The Fort Myers News-Press is utilizing mobile journalists to focus on hyper-local news coverage:
“They spend their time on the road looking for stories, filing several a day for the newspaper’s Web site, and often for the print edition, too. Their guiding principle: A constantly updated stream of intensely local, fresh Web content — regardless of its traditional news value — is key to building online and newspaper readership.”
This is all part of Gannett’s experiment to retake marketshare eroded by the web.
“The chain’s papers are redirecting their newsrooms to focus on the Web first, paper second. Papers are slashing national and foreign coverage and beefing up “hyper-local,” street-by-street news. They are creating reader-searchable databases on traffic flows and school class sizes. Web sites are fed with reader-generated content, such as pictures of their kids with Santa. In short, Gannett — at its 90 papers, including USA Today — is trying everything it can think of to create Web sites that will attract more readers.”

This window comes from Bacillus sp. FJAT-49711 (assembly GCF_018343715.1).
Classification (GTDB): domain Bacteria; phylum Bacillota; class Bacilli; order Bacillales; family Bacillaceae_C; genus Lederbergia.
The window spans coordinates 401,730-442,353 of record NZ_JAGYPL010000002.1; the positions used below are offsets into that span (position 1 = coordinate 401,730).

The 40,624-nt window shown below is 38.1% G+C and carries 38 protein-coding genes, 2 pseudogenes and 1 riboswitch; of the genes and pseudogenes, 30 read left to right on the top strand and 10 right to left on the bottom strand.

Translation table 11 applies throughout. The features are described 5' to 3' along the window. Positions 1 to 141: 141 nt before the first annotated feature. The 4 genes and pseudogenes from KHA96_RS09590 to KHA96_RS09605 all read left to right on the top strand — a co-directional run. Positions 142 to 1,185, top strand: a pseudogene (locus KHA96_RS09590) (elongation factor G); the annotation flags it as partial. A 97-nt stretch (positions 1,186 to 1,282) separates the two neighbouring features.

Among the changes going on at The Fort Myers News-Press:
- Hiring mobile journalists and the expectation that regular journalists will include mobile reporting in their work.
- Crowdsourcing via the help of dozens of reader experts.
- The appointment of a managing editor in charge of “audience building” who… monitors Web traffic to make sure popular stories stay high on the page.
- Online message boards that allow readers to post anything from lost-pet notices to profanity
- Reporters to become a part of the sales process.
It seems that in the race to become more “relevant,” an organization like this can confuse “fresh news” with frequent posts of articles with little journalistic merit:
“Some staffers, who spoke on condition of anonymity for fear of retribution, worry that the zeal to feed the Web with fresh material has led to publishing “fluff” in addition to news.”